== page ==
During the 1965 season, Lee May was a 22-year-old first baseman at AAA San Diego, the Pacific Coast League affiliate of the Reds. He did everything he could to get noticed by the big league club, swatting 34 home runs and driving in 103 while batting .321. He also had 32 doubles, amassing a lofty .586 slugging percentage. These feats did earn him a five-game cup of coffee at the end of the year, but he received only seven at-bats (all as a pinch hitter) in the first month of the following season. He failed to get a hit in his limited opportunities and was sent back to the minors, this time to the less exotic locale of Buffalo. Lee was brought back in September and caught fire, hitting safely 25 times in 68 at-bats for the remainder of the season (.368). With that he was in the big leagues for good, hanging around until 1982 - long enough to hit 354 home runs. He topped 20 longballs in all 11 of the seasons in which he received at least 500 at-bats.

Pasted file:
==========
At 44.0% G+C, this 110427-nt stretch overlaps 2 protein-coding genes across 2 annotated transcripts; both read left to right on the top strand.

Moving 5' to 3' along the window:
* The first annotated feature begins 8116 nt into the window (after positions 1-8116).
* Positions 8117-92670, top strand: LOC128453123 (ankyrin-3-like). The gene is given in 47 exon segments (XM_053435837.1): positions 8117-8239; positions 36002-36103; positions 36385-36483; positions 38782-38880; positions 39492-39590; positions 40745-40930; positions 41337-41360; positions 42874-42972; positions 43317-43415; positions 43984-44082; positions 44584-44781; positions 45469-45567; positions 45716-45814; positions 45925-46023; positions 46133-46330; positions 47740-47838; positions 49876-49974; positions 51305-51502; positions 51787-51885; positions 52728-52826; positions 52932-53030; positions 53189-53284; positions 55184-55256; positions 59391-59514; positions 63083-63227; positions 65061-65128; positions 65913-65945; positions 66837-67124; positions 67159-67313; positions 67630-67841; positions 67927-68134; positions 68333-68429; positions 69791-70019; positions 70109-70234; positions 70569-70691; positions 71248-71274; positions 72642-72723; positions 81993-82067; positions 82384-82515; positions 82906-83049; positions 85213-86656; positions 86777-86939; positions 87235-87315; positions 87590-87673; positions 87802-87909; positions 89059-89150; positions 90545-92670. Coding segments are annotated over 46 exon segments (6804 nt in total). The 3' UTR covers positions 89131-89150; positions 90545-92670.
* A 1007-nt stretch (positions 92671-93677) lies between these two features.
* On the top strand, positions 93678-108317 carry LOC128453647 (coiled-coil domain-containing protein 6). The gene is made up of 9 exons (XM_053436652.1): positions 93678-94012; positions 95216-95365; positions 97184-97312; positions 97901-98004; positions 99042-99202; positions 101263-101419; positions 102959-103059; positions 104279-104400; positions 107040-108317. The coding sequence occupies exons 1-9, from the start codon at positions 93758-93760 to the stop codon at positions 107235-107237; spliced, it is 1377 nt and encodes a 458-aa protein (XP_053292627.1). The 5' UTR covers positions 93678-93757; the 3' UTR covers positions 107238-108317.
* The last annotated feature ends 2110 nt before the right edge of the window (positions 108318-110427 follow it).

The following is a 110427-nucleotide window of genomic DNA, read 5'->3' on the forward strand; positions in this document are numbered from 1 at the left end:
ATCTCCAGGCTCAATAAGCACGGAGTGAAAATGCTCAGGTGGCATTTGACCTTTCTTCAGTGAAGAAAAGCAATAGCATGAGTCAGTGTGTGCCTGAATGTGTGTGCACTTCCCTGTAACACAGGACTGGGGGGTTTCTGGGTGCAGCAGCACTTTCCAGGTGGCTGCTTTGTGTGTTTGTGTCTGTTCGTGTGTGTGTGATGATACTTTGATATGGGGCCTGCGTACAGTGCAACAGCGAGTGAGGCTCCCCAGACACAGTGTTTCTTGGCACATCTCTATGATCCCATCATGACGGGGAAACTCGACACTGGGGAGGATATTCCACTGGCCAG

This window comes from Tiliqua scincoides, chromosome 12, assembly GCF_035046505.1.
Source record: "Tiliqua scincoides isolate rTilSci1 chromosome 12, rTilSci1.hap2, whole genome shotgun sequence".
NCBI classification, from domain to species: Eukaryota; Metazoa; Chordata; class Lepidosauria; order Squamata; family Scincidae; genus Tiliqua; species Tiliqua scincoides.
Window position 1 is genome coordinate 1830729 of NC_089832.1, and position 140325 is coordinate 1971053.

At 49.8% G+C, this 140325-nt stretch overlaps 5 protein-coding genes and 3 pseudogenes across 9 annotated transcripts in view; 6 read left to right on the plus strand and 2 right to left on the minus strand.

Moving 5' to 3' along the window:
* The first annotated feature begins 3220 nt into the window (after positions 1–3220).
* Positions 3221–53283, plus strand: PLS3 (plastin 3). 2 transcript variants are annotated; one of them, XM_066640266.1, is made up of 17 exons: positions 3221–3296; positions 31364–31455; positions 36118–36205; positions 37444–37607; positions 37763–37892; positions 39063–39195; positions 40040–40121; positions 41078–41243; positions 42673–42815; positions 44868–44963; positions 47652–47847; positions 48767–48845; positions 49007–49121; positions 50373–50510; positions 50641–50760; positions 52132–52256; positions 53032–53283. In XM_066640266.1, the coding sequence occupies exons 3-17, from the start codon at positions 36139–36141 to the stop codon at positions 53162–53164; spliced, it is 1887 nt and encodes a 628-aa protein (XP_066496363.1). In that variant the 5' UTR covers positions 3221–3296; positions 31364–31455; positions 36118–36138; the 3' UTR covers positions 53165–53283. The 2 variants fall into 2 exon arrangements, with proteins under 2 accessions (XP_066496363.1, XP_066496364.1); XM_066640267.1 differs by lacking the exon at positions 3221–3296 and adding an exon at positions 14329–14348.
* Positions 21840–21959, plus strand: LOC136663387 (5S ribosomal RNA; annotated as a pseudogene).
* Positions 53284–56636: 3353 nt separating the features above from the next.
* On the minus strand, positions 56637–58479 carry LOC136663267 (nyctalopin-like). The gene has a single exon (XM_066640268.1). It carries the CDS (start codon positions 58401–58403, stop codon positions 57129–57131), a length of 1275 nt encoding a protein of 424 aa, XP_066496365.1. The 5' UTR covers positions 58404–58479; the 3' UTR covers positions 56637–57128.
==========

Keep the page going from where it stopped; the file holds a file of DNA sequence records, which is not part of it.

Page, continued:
The story of Lee May seems like the kind of cautionary tale that Orioles fans should keep in mind during this flaming hellscape of a season. Many of us are panicking because the young players who were supposed to improve and flourish this season took a step backwards instead. Brian Matusz has been winless for two months now (not entirely his own fault), Brad Bergesen and Chris Tillman have been dropped from the rotation for the time being, Matt Wieters is short on power and average, and Nolan Reimold is struggling to hit his weight at AAA Norfolk. Sure it's distressing that all of this has happened at once, and it underscores the point that there are many more Alex Ochoas in baseball's history than there are Lee Mays, but it's still early in the careers of these young men. It's getting later all the time, but there's nothing you or I can do. Let the chips fall where they will.